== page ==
For years, scientists hadn't been able to confirm how the northern lights cast their spectral glow across the sky. But they'd long held a theory. First, eruptions on the sun release steam-charged particles called the solar wind. Those particles interact with Earth's magnetosphere- the region around the planet controlled by its magnetic field. In the process, the field launches powerful electromagnetic waves in the direction of the Earth's surface. Electrons then hitch a ride on these waves and surf their way towards the Earth's atmosphere. Once there, they collide with atoms and molecules in the brilliant light show known as Aurora.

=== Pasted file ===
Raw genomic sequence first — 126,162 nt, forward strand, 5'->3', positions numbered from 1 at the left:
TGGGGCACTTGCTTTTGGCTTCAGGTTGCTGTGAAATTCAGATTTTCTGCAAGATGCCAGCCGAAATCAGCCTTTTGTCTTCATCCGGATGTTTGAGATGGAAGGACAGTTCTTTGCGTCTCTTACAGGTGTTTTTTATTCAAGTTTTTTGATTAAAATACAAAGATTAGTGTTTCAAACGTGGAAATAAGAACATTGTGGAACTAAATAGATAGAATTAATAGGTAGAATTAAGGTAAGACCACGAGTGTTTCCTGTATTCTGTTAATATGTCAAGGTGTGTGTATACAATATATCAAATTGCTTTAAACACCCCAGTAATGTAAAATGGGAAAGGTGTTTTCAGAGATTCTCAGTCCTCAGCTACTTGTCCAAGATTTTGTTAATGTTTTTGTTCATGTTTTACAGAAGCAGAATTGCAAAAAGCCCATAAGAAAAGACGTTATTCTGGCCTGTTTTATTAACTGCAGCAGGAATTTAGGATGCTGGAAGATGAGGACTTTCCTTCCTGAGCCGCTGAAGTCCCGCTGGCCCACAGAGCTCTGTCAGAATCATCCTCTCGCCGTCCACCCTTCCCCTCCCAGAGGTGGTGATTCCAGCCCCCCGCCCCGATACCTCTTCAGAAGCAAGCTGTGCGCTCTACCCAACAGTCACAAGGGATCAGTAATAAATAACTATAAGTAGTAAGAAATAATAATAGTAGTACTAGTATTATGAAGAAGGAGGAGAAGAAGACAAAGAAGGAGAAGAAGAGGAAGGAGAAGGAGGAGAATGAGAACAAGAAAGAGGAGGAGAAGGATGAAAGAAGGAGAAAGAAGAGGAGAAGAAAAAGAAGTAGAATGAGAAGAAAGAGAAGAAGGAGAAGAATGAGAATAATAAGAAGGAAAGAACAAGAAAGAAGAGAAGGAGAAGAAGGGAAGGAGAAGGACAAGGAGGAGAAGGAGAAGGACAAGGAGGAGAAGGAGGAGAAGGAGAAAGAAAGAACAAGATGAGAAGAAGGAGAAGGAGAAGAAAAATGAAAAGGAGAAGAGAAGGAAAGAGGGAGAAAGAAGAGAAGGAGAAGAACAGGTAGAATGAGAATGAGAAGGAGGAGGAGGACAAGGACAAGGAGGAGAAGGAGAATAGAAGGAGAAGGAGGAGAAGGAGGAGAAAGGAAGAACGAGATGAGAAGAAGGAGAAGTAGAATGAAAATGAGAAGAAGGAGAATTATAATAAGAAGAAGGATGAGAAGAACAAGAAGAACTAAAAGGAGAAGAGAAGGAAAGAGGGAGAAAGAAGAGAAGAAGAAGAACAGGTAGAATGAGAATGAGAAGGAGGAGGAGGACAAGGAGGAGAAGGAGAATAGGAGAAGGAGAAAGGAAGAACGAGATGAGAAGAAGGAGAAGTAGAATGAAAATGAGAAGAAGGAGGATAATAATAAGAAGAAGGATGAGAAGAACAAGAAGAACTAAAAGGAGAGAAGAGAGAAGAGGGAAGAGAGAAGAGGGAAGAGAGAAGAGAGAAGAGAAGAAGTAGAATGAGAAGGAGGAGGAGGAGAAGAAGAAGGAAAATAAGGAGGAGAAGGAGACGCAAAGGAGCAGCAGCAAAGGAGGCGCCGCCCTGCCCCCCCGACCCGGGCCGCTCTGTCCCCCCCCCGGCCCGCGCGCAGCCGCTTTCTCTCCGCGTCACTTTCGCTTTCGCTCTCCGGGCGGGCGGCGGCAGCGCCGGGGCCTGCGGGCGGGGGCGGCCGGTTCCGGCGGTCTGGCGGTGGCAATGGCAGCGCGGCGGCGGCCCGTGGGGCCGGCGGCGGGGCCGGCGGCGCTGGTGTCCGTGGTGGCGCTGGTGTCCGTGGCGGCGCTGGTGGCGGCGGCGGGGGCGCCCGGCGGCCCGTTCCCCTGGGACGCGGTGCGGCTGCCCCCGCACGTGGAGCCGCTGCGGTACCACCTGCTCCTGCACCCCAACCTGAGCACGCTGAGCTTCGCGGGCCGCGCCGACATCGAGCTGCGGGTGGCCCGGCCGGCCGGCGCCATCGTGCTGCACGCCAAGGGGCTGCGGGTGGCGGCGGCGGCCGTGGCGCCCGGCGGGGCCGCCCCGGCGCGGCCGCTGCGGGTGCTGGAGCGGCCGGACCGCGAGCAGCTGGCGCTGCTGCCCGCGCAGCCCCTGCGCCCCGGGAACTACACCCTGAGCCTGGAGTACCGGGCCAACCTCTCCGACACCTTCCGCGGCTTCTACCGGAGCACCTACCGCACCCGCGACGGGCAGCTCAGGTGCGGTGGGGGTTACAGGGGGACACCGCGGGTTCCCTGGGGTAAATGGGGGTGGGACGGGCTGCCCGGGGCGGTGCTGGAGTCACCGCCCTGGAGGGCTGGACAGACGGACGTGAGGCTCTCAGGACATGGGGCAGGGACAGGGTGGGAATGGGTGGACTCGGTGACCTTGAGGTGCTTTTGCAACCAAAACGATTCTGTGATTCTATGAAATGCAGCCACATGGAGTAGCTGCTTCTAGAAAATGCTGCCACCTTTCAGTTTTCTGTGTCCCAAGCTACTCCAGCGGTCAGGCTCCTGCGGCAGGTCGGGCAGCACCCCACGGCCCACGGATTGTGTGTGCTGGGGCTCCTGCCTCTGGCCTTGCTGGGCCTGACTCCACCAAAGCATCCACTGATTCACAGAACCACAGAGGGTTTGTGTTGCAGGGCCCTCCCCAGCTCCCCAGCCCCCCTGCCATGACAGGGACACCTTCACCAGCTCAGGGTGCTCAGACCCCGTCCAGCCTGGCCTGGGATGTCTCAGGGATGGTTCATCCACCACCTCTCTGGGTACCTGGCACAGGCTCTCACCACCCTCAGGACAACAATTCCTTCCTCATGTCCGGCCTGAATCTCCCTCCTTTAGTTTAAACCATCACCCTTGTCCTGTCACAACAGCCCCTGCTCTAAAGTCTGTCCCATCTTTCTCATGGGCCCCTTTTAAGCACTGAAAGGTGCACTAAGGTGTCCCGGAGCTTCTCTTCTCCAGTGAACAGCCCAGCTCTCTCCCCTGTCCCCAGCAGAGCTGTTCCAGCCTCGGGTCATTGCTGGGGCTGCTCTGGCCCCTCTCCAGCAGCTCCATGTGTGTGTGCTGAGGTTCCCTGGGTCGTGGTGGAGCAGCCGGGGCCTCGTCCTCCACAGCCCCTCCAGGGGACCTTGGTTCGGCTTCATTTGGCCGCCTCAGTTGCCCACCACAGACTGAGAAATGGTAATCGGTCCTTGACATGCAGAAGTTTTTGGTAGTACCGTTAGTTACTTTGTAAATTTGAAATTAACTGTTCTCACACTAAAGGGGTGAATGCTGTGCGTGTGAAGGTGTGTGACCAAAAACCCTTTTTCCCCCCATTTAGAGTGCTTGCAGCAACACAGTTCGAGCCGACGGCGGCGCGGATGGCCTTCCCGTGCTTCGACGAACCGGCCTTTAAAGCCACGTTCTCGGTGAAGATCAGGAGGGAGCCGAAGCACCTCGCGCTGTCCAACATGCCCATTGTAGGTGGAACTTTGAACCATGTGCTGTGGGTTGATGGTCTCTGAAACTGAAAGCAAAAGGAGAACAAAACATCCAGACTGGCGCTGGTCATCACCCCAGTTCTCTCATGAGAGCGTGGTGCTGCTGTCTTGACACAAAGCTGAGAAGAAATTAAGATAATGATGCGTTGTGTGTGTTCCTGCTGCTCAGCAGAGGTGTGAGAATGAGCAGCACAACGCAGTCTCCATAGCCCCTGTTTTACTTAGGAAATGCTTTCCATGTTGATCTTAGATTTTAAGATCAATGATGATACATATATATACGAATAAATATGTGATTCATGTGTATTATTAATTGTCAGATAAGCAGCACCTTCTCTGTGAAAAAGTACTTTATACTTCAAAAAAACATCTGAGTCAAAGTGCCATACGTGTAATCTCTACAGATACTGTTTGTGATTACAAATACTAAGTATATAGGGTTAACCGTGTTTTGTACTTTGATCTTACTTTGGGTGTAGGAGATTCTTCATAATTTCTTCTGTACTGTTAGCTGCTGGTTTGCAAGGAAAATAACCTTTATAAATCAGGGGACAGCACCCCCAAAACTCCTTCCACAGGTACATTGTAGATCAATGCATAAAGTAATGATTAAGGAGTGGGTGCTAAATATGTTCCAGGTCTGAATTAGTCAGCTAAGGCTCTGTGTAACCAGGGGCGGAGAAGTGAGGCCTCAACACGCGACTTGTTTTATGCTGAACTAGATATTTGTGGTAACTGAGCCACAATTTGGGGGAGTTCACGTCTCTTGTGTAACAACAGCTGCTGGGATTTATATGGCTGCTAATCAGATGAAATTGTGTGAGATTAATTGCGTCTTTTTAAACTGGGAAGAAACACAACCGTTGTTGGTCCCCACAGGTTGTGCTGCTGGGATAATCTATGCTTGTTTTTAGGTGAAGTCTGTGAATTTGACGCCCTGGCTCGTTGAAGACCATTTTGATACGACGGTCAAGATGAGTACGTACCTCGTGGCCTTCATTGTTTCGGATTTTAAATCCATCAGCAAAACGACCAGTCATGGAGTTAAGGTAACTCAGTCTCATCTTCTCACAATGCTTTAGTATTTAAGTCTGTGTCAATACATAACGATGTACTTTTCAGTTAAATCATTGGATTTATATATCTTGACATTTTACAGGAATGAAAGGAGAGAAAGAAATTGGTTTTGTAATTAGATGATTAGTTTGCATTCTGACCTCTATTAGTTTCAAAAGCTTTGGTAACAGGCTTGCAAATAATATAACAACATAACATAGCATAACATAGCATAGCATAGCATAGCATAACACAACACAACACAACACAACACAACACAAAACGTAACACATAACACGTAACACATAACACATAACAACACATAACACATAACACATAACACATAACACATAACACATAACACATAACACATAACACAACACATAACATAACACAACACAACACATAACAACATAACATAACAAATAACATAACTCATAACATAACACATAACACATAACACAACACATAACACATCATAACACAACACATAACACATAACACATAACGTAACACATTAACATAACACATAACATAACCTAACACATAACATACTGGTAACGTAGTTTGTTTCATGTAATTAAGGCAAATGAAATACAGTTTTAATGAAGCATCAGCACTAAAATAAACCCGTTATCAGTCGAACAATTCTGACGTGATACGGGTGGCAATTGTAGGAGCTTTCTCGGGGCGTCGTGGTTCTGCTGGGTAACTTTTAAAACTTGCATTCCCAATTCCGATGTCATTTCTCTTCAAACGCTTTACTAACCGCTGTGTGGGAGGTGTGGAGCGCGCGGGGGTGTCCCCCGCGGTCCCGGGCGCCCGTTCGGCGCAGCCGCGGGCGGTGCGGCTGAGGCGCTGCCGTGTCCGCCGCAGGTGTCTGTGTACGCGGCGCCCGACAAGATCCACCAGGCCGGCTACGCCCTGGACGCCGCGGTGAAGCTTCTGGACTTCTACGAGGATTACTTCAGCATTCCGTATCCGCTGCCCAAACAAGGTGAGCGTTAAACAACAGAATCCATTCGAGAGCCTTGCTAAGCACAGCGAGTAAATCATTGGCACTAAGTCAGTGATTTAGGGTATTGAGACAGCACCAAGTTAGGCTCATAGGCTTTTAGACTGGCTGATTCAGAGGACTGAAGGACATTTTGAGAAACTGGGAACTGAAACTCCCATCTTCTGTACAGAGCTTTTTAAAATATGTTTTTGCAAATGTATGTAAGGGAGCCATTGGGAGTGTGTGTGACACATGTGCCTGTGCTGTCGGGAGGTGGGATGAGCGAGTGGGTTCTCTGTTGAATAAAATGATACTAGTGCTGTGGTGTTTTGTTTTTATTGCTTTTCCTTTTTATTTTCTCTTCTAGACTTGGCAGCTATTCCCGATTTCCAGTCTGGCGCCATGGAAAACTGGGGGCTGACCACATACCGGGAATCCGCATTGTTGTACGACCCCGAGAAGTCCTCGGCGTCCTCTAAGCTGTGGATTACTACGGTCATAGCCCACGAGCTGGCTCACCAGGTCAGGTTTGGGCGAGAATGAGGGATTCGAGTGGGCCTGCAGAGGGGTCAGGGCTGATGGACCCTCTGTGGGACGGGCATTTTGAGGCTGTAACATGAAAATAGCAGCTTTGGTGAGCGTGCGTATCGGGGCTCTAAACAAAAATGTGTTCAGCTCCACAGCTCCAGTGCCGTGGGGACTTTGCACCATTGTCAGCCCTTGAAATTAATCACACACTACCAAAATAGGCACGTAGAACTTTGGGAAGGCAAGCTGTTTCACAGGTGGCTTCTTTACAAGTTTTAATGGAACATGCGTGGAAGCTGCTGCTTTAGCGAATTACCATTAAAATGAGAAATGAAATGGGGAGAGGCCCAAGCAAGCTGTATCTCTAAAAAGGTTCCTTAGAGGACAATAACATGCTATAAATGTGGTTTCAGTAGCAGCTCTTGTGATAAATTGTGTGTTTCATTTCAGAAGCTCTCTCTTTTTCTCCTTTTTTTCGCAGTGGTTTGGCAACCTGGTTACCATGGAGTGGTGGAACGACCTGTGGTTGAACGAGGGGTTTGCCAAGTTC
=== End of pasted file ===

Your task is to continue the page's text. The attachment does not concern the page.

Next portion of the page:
But scientists struggled to prove this theory for decades. The space involved is far too vast to create inside a lab, and spacecraft technology only enables researchers to measure electrons and electromagnetic waves separated at different altitudes.
Recently, however, scientists managed to simulate the conditions that produce an Aurora inside a vacuum chamber. In a new study, they reported that the predominant theory is indeed correct. Electromagnetic waves called Alfven waves transfer energy to electrons, giving the particles an accelerated push towards Earth. Electrons can then surf the waves, ultimately reaching speeds of up to 45 million miles per hour.
"The idea that these waves can energize the electrons that create the Aurora goes back more than four decades, but this is the first time we've been able to confirm definitely that it works," Craig Kletzing, a physics professor at the University of Lowa, who co-authored the study said in a statement.